“If only Savannah had been Rico’s last date,” I said to Joey, on the way home, “that would interest the cops. And then I’d point out that Annika had introduced them, which would make it a love triangle, with two of the three sides disappearing within a week of each other-”
“How do you know she wasn’t his last date?” Joey asked.
“Rico told his mom he was seeing a blonde.”
Joey looked at me, her eyes wide. “Savannah’s blond.”
“She’s blond.” Joey looked back to the road. “Bing wanted a blonde, a brunette, and a redhead so the audience could keep you guys straight. They decided your hair was too thin, it wouldn’t survive coloring, so they made Savannah go red.”
“My God,” I said.
Savannah was beautiful. She knew three languages: English, French, and whatever it was she’d spoken to Vaclav in.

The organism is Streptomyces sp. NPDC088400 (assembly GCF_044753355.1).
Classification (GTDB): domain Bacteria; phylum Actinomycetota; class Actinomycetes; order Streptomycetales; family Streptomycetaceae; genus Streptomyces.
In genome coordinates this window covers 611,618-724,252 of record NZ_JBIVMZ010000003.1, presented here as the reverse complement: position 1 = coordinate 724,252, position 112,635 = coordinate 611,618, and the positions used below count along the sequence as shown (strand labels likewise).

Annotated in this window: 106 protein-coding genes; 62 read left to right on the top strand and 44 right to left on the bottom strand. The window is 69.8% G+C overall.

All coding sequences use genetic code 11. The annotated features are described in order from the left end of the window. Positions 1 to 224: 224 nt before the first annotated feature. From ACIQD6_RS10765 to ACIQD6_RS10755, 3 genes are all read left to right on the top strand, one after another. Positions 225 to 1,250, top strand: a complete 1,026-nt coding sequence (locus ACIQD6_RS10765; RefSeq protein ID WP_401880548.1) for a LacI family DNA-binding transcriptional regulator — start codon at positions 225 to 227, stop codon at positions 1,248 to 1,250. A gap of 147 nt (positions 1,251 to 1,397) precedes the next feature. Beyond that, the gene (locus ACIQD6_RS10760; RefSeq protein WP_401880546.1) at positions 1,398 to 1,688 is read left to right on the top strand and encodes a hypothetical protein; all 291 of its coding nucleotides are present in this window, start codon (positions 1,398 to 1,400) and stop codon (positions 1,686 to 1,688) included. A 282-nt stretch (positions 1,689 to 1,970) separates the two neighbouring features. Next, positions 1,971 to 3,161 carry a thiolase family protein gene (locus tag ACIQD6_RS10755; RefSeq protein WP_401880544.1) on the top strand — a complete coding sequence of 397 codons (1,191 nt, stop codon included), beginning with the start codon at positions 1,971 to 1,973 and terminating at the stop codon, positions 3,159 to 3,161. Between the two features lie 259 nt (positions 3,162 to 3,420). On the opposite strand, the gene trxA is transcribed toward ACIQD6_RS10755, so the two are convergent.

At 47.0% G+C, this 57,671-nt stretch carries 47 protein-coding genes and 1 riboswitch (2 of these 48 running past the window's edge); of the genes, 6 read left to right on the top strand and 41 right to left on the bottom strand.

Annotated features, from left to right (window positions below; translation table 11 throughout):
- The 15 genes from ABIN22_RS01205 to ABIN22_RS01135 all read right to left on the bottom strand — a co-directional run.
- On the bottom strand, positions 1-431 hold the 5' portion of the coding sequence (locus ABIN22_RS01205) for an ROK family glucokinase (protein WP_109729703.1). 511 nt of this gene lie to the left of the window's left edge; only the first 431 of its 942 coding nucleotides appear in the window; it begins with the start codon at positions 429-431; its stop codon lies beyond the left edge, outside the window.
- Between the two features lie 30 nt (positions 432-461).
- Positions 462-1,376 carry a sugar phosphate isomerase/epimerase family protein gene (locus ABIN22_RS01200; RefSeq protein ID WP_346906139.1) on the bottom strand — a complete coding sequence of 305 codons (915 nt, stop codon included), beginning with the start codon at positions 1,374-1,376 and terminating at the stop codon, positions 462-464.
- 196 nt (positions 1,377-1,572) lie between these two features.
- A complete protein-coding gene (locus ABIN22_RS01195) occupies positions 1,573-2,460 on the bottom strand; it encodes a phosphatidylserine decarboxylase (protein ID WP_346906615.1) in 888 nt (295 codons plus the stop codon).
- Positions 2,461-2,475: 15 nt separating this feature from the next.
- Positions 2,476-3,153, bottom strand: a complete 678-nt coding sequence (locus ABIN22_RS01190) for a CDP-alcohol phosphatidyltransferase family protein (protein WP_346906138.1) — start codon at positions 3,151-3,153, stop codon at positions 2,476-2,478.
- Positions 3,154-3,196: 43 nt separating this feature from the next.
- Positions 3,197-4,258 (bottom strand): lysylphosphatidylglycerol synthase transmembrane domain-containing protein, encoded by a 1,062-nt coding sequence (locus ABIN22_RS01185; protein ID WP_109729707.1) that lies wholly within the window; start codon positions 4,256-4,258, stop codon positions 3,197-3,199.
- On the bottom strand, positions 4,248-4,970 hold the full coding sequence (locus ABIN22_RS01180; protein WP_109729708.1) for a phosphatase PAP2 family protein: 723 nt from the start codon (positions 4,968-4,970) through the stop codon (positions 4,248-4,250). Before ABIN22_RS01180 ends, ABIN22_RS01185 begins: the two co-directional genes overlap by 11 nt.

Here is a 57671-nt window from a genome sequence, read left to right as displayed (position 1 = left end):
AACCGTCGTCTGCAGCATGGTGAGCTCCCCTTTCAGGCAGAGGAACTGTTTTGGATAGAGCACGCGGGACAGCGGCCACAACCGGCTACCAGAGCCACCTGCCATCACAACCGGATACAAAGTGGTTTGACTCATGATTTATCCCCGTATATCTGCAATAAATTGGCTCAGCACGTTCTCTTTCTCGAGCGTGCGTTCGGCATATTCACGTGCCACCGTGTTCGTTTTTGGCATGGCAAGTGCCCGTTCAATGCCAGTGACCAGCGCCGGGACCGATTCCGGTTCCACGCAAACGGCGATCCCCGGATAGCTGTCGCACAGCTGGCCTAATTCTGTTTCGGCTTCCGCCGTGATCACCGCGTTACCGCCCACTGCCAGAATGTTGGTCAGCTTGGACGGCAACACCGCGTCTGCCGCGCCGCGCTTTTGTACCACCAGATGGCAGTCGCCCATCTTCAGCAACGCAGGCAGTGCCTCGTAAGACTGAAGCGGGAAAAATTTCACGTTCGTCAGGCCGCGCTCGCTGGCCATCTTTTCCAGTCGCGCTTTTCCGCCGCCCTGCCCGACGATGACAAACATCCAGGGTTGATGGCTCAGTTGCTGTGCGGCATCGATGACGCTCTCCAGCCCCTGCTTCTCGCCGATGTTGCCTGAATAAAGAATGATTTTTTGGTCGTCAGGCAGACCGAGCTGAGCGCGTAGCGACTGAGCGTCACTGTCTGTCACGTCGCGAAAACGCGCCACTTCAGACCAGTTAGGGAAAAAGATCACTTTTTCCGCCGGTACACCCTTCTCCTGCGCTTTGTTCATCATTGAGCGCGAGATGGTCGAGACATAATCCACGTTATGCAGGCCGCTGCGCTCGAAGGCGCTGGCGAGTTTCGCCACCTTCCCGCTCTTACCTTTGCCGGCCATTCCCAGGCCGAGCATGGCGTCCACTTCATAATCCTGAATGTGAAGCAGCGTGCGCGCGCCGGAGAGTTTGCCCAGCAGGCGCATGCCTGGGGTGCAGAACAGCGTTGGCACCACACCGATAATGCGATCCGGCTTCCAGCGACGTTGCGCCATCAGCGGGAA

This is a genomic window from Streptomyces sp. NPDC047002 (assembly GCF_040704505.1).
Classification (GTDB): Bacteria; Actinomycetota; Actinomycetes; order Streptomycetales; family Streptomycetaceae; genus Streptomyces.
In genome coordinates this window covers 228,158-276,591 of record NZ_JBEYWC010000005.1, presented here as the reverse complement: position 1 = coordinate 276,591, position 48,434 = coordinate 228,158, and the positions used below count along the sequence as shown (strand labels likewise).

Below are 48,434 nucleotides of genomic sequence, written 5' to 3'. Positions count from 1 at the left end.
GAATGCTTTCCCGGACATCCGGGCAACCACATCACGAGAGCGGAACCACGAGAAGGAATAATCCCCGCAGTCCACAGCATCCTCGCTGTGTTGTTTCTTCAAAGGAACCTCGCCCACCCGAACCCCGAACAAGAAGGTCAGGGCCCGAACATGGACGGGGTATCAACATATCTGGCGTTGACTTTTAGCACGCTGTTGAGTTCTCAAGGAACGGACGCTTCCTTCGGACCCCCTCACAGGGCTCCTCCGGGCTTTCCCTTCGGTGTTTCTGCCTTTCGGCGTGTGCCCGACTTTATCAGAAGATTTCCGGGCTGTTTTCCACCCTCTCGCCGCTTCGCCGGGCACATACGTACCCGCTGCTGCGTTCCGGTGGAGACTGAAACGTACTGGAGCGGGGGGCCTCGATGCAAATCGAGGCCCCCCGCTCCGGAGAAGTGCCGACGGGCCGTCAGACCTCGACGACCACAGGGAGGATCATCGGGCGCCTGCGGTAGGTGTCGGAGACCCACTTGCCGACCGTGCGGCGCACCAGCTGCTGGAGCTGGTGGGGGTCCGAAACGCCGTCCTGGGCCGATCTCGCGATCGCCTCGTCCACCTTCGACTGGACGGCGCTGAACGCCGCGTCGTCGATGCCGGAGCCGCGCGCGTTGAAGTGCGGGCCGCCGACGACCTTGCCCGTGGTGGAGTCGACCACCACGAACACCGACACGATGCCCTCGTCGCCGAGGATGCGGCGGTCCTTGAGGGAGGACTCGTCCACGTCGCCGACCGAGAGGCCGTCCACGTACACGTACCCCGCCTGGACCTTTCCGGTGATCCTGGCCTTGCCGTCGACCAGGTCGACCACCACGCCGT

And she was blond. She was the bad blonde, the mystery girlfriend of Rico Rodriguez, the last known person to see him alive.
I wanted to drive straight to the cops, but Joey dissuaded me.
“We stumble in at three A.M., saying Rico Rodriguez slept with a redhead who dyes her hair, according to some sound guy on some TV show, and some desk cop writes this on a Post-it, and that’s the end of it. We need a hard-core theory that makes sense of things, and hard-core evidence to back it up. But I agree, it’s the cops we have to go to, if whatever happened to Annika happened to Rico. I don’t think the Feds are interested in Rico, or we’d have heard it on the news. They’re always doing press conferences. I’ll drop you at home, then head to the production office and check out Savannah’s B.C. application for clues. I’m too wired to sleep.”